Boris and David Show makes its last Brexit
One week, two political earthquakes that shook society — well, sort of. The deterioration of the Brexit process from rocky to full-on farce certainly reverberated around the world. The news that Michael D Higgins would be running for President again, not so much, although it does promise a few months of electoral high jinks for all the family to enjoy.
Both stories were exhaustively covered across radio. The Last Word (Today FM, MonFri 4.30pm) examined the effect that Boris Johnson and David Davis’ resignations will have on Ireland — a sensible perspective to take, really, given that domestic UK affairs really are none of our business.
British PM Theresa May promised that there’d be no hard border between Ireland and the North, but Matt Cooper asked: “Can she guarantee that?”
Fine Gael Senator Neil Richmond, on the phone from Westminster, described the situation as “interesting and exciting”, but stressed that “this doesn’t actually change things that much” from an Irish standpoint.
Fianna Fáil TD Lisa Chambers wasn’t quite so upbeat, worrying that this means the famous “backstop” — which would prevent a hard border — has not been agreed and is potentially in jeopardy. Meanwhile, Gay Mitchell spoke quite well of Davis as a person, describing him as honourable, likeable and someone who had “no choice” but to resign. Johnson, he reckoned, only thinks of himself.
On BBC Radio 4’s flagship Today (MonFri 6am), Hilary Benn — chair of the Brexit Select Committee — witheringly declared that Mrs May’s government is doing “a fabulous job of undermining its own negotiations”. He added: “Europe is looking on in a state of bewilderment (and) MPs of all persuasions are asking, what on earth is going on?”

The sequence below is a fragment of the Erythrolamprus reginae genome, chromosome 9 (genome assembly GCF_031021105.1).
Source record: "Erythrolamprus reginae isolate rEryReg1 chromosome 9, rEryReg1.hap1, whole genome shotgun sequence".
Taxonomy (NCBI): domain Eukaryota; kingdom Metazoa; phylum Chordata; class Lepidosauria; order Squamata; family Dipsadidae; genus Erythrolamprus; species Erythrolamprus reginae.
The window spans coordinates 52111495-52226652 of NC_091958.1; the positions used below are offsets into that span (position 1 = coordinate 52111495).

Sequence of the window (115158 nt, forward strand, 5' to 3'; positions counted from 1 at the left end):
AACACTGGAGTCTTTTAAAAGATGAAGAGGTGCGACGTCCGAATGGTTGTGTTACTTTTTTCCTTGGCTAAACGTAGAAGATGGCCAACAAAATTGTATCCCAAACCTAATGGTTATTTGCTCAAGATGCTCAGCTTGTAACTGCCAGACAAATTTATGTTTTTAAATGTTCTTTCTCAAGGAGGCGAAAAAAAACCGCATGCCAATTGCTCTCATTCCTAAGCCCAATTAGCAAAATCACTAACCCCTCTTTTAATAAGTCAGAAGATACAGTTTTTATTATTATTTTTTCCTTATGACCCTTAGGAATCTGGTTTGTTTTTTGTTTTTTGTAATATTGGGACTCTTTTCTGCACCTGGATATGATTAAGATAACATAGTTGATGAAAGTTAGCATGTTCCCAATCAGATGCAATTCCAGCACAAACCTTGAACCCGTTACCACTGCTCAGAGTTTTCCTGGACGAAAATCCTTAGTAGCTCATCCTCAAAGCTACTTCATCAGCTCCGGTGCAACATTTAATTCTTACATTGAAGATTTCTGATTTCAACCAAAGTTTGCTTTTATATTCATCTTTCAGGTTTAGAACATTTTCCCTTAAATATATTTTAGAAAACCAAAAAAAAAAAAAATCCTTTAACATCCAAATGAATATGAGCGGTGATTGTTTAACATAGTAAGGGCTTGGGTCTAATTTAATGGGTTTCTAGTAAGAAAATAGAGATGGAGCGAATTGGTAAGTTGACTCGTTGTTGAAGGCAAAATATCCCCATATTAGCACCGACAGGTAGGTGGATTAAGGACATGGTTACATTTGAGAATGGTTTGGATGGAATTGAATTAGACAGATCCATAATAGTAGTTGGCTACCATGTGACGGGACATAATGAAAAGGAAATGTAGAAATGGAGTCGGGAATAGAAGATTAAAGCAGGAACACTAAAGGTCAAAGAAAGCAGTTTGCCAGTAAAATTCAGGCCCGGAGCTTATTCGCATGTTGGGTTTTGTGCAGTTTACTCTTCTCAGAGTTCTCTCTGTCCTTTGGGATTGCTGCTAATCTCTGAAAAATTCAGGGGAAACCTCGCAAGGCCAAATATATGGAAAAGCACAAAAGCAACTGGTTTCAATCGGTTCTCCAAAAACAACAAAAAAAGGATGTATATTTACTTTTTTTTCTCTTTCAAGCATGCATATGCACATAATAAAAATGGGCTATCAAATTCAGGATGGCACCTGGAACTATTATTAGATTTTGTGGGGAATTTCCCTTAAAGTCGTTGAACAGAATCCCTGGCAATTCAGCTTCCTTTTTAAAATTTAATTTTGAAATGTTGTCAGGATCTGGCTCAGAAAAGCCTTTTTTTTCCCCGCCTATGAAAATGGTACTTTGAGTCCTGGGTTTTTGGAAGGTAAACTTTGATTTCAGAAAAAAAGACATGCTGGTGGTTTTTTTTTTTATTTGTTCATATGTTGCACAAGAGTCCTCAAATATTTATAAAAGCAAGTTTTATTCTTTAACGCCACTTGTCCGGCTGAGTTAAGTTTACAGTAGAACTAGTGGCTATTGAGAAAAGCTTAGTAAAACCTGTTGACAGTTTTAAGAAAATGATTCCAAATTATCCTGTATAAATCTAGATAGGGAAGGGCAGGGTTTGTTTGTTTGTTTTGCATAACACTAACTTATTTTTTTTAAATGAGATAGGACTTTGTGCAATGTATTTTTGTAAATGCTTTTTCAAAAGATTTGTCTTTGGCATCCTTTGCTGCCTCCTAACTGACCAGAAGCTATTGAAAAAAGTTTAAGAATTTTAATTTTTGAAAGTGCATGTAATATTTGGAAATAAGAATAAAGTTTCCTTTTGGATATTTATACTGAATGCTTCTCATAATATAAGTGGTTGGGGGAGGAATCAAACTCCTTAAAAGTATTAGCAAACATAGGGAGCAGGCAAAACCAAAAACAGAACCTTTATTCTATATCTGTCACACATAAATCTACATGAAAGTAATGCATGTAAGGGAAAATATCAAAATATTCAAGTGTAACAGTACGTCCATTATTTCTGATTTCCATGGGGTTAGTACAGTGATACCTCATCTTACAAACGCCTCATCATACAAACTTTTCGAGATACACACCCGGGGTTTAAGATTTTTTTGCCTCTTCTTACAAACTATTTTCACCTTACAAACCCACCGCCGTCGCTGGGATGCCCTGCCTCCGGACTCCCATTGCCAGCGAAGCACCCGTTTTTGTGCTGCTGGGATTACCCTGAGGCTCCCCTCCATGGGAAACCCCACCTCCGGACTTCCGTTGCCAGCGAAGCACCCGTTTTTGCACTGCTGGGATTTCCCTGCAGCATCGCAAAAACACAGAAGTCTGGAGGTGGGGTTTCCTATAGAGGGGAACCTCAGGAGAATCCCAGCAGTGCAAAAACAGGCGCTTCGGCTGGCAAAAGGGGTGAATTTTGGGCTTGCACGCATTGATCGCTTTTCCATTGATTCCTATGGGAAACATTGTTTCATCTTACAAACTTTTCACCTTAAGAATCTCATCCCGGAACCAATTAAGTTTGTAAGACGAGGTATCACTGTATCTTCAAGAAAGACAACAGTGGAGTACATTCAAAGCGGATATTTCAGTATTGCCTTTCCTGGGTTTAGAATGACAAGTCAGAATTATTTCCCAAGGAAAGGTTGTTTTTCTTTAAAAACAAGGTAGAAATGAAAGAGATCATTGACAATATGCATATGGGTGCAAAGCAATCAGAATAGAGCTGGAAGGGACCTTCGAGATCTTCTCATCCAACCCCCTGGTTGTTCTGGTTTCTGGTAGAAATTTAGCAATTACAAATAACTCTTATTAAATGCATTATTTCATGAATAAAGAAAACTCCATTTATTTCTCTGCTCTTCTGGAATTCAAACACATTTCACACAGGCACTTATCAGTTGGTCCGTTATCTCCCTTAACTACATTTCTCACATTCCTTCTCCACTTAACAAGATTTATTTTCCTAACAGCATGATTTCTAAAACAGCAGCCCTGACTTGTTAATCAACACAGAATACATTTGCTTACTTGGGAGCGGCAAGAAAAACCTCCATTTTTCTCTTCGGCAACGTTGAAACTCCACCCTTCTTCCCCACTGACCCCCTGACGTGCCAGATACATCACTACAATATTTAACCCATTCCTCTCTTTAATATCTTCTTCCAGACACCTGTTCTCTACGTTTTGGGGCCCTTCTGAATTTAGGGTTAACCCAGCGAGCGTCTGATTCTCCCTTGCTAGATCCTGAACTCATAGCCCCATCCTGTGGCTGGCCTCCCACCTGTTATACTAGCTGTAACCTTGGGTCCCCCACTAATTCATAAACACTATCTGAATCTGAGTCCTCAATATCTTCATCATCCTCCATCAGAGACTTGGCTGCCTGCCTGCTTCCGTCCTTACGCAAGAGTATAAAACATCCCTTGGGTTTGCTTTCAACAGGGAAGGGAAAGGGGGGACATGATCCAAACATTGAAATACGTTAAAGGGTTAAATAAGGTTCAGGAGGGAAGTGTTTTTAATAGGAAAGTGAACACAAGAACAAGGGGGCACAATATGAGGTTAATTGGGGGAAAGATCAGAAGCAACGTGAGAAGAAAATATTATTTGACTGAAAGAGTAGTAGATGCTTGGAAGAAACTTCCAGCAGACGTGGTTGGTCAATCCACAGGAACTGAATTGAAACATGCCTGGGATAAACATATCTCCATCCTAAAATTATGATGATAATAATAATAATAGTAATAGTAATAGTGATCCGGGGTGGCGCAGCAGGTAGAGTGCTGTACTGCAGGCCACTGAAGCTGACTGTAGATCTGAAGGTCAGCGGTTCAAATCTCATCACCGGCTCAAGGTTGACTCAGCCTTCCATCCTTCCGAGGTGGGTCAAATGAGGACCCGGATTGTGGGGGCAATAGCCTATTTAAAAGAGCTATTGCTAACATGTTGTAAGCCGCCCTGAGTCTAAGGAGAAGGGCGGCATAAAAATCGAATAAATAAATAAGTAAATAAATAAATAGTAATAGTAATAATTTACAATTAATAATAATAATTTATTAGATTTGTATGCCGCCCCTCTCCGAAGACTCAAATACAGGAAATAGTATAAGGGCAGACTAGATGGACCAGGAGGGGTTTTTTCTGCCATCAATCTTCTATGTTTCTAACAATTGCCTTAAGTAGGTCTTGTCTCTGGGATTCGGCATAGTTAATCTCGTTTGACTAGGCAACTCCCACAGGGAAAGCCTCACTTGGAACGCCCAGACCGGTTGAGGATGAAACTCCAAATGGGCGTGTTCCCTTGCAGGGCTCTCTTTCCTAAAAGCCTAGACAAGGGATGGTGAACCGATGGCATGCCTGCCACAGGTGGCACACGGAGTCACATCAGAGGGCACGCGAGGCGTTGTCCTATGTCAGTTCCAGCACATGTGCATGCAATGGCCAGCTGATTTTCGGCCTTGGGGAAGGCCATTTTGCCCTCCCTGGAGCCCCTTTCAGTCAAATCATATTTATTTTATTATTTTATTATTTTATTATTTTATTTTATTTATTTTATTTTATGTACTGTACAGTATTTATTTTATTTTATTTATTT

The same show featured fighting words from former Tory leader, the pro-Brexit Michael Howard: “There were always going to be some thrills and spills (in this negotiation). But the European Union wants a deal, and there is every prospect therefore, if we hold our nerve, that we can get a good deal for them and for us… it’s in our mutual interests.”
Moving back home, Drivetime (Radio 1, Mon-Fri 4.30pm) asked whether President Higgins will be returned unopposed for a second term — or could we have the delicious prospect of a vicious election in store?
If the latter, political journalist Justine McCarthy reckoned that Michael D’s reneging on his 2011 promise of being a one-term president “will come back to haunt him”. While people generally take the cynical view that “this is what politicians do”, she added that “the presidency should be above politics (and) this isn’t what would be seen as Michael D’s usual style of doing things”.
David Davin-Power said he wasn’t “hung up on the notion of a contest, per se… I’m not convinced there’s a great groundswell of opinion out there for it. Michael D, by common consent, has been doing an okay job.”
The Pat Kenny Show (Newstalk, MonFri 9am) heard from political journo Sean Defoe, who was in Castlebar for Higgins’ announcement that he’d be seeking a second term. He agreed with Pat that there was “no major surprise” in the news, adding: “There have been signals that he’d go again, although he had promised last time that he wouldn’t, so that was question number one.”
Michael D, he went on, stressed that others had encouraged him to go again “but didn’t actually outline what he’d do differently… He said, ‘You know what you’re getting with me, this is the experience I can bring, I think I’ve done a good job and I want a second term’.”
And what we all want is a good oldfashioned electoral brawl. Bring it on.